In a January 1937 edition of the Robertson County Times, an article predicted that Television would be a reality by next Christmas [1938]. I suddenly realized television has been present for most post-WW2 babies and wondered how this medium has changed our perception of the world.
Here’s the article reprinted from the Times taken from The Progressive Farmer magazine.
Television by Christmas of 1937 is now the prediction. Of course many engineers around the world are working at the problems of television. If we do have television by next Christmas, it is largely due to the genius of an Idaho farm lad – Philo T. Farnsworth.
Philo Taylor Farnsworth was born in 1906 in southwestern Utah, in a log cabin built by his grandfather, a follower of the Mormon leader, Brigham Young. As a young boy, Farnsworth loved to read Popular Science magazine and science books. By the time he entered high school in Rigby, Idaho, he had already converted most of the family's household appliances to electrical power.
Farnsworth was particularly interested in molecular theory and motors, as well as then novel devices like the Bell telephone, the Edison gramophone, and, later, the Nipkow-disc television. In 1922, Farnsworth sketched out for his Chemistry teacher his idea for an "image dissector" vacuum tube that could revolutionize television.
Neither Farnsworth's teacher nor anyone else around him had ever heard of the "television," which in the 1920s meant a device that mechanically scanned an image through a spinning disc with holes cut in it, then projected a tiny, unstable reproduction of what was being scanned on a screen. Farnsworth imagined instead a vacuum tube that could reproduce images electronically, by shooting a beam of electrons, line by line, against a light-sensitive screen.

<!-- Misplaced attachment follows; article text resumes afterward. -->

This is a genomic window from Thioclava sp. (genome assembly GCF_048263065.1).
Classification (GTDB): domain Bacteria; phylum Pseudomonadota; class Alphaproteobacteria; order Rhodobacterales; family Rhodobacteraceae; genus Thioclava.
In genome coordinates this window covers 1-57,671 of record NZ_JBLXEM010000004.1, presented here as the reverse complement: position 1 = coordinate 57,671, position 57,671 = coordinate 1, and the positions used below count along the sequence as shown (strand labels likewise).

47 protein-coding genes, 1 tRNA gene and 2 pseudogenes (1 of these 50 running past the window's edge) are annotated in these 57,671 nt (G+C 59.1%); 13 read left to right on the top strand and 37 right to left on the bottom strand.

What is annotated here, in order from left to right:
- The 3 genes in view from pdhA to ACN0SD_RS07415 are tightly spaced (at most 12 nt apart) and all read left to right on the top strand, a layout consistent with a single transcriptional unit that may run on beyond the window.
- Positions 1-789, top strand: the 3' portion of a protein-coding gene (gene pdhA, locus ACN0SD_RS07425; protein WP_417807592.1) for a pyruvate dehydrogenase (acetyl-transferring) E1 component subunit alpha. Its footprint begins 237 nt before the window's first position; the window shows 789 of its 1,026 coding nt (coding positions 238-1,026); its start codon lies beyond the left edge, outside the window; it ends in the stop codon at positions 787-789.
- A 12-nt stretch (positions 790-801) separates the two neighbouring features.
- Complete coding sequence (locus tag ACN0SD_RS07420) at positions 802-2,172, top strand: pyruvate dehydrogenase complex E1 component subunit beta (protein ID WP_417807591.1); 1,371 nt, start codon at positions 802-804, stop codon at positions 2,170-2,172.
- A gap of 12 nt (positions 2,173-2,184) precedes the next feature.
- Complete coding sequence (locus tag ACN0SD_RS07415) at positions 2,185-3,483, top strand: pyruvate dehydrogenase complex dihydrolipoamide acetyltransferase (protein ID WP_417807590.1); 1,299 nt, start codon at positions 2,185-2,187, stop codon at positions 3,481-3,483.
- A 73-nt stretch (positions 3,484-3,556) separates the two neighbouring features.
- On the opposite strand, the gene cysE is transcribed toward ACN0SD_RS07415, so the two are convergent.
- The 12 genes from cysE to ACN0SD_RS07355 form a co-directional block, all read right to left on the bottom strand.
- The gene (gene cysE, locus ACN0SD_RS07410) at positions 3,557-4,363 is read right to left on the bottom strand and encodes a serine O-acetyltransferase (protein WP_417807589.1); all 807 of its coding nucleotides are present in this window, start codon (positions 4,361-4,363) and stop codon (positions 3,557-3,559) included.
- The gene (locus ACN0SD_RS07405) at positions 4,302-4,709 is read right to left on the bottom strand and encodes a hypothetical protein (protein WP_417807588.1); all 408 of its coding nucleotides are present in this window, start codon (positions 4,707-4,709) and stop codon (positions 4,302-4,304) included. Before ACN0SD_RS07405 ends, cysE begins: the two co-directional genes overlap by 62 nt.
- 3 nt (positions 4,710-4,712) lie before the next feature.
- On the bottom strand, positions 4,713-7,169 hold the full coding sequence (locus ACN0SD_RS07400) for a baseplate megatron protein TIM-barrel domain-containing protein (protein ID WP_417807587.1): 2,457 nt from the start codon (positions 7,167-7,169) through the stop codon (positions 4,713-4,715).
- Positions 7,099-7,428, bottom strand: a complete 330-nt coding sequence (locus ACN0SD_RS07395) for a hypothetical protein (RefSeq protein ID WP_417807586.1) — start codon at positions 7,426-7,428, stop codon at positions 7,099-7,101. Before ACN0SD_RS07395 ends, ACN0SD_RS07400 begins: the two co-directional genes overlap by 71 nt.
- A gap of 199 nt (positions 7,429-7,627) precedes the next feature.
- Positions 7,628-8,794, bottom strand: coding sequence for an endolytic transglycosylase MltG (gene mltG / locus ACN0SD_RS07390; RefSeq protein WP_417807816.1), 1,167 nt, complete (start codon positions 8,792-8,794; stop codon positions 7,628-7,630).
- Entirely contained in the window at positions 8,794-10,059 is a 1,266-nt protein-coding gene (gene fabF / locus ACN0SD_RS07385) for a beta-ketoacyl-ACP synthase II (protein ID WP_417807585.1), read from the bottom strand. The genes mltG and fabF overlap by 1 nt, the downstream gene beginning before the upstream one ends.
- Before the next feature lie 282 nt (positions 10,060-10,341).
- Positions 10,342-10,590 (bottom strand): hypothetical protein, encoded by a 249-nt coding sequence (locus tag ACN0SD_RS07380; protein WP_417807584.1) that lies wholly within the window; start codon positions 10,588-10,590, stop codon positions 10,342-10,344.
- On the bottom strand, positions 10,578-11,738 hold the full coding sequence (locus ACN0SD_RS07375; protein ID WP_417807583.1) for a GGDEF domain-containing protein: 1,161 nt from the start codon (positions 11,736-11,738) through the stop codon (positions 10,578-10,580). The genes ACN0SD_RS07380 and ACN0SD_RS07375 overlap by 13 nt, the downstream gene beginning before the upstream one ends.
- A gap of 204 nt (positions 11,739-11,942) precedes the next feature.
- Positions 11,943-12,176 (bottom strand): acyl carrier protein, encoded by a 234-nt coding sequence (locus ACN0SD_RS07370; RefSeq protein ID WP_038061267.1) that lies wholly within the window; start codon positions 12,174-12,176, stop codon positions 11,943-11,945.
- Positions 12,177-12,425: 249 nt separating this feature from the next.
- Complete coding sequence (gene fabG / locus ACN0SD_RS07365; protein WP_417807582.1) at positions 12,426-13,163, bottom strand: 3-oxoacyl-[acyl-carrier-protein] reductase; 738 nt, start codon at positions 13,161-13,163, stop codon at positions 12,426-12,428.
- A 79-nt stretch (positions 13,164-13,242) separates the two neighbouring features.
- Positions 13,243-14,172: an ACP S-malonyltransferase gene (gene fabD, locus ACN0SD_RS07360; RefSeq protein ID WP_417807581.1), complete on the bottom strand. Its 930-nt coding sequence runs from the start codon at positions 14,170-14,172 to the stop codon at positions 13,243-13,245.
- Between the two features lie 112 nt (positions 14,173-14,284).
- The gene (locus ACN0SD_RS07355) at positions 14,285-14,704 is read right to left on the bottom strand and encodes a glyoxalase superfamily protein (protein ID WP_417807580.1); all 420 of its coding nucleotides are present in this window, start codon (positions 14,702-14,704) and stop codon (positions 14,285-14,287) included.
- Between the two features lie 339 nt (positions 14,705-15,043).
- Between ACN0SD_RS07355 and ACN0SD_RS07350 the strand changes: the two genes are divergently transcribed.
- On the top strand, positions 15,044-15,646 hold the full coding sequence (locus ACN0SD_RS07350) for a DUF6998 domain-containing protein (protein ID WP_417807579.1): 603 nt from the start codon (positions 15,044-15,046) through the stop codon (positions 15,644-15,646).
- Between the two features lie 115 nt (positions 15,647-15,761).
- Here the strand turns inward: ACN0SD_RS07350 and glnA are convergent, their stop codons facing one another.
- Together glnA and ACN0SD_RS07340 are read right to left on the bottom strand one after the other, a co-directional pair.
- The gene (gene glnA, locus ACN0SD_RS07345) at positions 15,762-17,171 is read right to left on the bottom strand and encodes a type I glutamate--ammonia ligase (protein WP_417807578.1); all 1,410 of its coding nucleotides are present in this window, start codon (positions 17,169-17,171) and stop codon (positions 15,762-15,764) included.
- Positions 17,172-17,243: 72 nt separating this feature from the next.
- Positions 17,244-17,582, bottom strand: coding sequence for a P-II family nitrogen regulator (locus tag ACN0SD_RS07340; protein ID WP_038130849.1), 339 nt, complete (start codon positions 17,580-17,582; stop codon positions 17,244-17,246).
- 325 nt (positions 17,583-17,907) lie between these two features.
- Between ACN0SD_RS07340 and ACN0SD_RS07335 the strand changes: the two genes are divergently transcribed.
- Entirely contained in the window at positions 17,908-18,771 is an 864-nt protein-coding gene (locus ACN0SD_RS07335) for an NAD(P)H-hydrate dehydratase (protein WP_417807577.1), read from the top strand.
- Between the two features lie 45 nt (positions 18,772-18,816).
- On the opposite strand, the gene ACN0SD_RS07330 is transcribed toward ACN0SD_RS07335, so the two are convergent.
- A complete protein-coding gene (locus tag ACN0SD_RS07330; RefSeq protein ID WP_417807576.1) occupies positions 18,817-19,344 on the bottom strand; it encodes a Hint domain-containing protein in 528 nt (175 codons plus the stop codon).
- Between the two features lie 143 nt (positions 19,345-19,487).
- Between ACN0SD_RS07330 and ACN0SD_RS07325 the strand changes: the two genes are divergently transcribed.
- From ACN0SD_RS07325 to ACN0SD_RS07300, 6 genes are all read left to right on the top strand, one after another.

Living on a farm 50 miles from a railroad, by the time he was 12 years old, he was chief engineer on his father’s farm. He developed a home lighting plant, hay-hoisting equipment and converted a handpowered washing machine into an electrically operated one. He even winded the armature for his electric motor.
Farnsworth dreamed of television without moving parts when he was thirteen; a year later, still in high school, he invented some of the basic parts of electronic television.
At age 19 in 1926, he completed his models and blueprints, applying for patents on his television device. In 1927, he received his first patent, on an entire television system – not just one part – and Donald K. Lippincott, the radio engineer, called him one of the ten greatest mathematical wizards of the day. Since that time, he has been busy building his system. An experimental broadcasting station has been completed in Philadelphia and test are now being conducted on an extensive scale. It seems likely that the image will be 8 by 10 inches in size with a home receiver becoming available for $200 to $300.